Pipedream Pull List: The Mighty Titan #1 (JGM Comics)

MightyTitan1This Kickstarter funded comic from writer Joe Martino takes the emotive subject of cancer and uses it as one of the central premises for a superhero adventure. This first issue of a 5 issue mini series was successfully funded last year and is now available via Martinos’ website, and may sound like a glib or insensitive way to treat such a serious subject, but Martino uses his own experiences as a way to give his book a smart and emotive central core, without  wallowing in bleak self-analysis. This makes for a title that should appeal to those affected by cancer and those just in need of an entertaining read and as such is well worth checking out.

The main premise for The Mighty Titan is straight out of superhero 101 with lead character Mark Williams as an everyman, going about his daily business, but suffering from chronic headaches, while his alter-ego The Mighty Titan is fighting giant mechanised robots and rescuing cats from trees. The juxtaposition of the Titan’s super heroics and Williams’ all too human frailties gives the book an interesting dynamic which we’ll no doubt discover more of in future issues, but for now it’s all about setting the scene. Martino and co do a good job of this with a solid, if not always spectacularly original, opening chapter but there’s a nicely staged cliffhanger at the end that should be enough to persuade readers to pick up the next issue.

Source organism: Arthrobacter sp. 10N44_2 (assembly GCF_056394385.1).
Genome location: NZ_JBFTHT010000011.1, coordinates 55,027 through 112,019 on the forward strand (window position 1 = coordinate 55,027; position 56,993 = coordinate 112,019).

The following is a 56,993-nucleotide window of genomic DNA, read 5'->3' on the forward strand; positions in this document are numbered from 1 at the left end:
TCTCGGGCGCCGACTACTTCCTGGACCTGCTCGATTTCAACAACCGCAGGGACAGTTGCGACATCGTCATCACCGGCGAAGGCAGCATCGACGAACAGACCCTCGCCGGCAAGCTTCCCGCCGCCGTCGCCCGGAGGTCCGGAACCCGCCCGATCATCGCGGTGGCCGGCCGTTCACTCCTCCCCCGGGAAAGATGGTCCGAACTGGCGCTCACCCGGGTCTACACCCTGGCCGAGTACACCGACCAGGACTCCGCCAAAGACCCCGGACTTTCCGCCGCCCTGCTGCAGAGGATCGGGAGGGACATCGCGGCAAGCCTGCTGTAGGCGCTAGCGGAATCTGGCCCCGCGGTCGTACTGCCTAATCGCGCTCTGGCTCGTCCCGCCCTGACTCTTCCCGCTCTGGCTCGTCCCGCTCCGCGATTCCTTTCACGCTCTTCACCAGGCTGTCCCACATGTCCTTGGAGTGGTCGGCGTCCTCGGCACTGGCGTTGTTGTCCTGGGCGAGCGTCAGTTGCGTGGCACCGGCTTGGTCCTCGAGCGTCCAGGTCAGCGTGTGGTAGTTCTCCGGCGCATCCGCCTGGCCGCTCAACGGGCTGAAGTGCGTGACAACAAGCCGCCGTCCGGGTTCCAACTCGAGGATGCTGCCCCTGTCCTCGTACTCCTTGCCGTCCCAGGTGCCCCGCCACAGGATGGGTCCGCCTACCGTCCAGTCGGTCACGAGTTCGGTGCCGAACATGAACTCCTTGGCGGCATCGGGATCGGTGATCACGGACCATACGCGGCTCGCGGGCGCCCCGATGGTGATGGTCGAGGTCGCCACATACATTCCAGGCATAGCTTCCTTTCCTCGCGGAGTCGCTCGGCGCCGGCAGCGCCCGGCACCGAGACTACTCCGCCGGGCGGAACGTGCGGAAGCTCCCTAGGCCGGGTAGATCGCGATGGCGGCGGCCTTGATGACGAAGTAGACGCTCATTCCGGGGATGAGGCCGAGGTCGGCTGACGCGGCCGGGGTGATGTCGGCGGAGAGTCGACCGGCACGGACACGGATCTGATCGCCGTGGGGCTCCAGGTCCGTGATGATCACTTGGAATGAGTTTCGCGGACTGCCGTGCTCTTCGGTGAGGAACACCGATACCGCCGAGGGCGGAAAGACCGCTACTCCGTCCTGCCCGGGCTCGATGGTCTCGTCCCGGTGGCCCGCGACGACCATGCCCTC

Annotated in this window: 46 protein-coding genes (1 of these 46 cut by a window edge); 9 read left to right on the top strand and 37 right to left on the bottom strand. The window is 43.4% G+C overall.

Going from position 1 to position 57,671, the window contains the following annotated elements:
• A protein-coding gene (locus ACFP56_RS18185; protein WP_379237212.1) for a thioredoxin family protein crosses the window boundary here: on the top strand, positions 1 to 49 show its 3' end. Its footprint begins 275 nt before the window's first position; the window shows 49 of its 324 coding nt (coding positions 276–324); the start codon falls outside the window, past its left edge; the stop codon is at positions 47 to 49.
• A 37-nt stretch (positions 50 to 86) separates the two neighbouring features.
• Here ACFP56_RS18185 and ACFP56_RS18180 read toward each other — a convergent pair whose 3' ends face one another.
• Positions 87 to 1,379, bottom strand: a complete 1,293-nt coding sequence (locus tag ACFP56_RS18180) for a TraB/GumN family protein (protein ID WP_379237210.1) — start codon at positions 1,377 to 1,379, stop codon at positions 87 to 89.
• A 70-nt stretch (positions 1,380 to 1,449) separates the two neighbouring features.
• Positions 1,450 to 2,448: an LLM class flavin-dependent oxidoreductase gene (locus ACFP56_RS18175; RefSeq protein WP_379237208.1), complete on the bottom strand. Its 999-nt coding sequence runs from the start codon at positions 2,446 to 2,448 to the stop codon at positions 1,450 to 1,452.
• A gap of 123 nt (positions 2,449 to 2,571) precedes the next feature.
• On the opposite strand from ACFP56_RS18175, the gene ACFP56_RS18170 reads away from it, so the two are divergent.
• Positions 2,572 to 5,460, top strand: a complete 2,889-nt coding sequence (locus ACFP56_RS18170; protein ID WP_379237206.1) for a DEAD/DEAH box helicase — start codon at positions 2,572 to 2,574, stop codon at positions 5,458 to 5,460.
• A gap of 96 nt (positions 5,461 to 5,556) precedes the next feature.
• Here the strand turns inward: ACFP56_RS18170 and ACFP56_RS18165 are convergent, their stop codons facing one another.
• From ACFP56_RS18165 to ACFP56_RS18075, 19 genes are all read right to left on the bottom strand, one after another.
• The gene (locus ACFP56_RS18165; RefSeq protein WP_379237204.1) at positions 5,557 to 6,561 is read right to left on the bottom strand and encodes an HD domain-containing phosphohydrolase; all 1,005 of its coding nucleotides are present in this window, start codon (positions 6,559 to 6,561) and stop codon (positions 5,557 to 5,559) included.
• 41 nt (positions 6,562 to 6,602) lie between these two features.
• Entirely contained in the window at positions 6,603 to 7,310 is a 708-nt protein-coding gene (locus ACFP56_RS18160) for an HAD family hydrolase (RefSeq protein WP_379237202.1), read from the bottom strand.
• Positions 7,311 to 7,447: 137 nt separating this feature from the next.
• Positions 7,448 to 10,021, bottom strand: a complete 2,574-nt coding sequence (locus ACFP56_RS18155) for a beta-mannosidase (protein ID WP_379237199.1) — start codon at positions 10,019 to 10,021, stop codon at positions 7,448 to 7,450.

The Titan himself is a fairly vanilla hero on first impressions and his nemesis “Trenchmouth” is grotesque and sinister without being hideously over the top and ridiculous. While this opening chapter feels a little over reliant at times on dialogue and exposition  rather than action, it does a good job of introducing the characters and the world, while setting up several intriguing channels for future stories to evolve out of.

Martino is ably supported by artists Luca Cicchitti, Jeff Austin and Keith J. Betancourt. whose old school styles evoke classic superhero artists like John Buscema, George Perez or Jerry Ordway (which is apt as Ordway himself produces the cover for the first issue). Cicchitti’s panel designs are simple and effective, relying on good old fashioned composition and strong storytelling which suits the old school feel of the book and his draftsmanship, especially on the buildings, help gives the book a really strong core. He’s backed up by Austin’s unfussy inks and Betancourt’s smart use of colour which don’t rely on fancy frills to make the book into something which it doesn’t need to be. At a time when so many books follow whichever superstar artist is in vogue, there is something reassuring about a good old fashioned super hero book like this.


pd_review3Beyond the emotive subject matter this is good old fashioned superhero story-telling with a solid premise at it’s core. Although not the most dynamic and original of opening chapters it has an ‘old-school’ feel that should appeal to a wide variety of fans and proves it is more than ‘just a book about cancer’.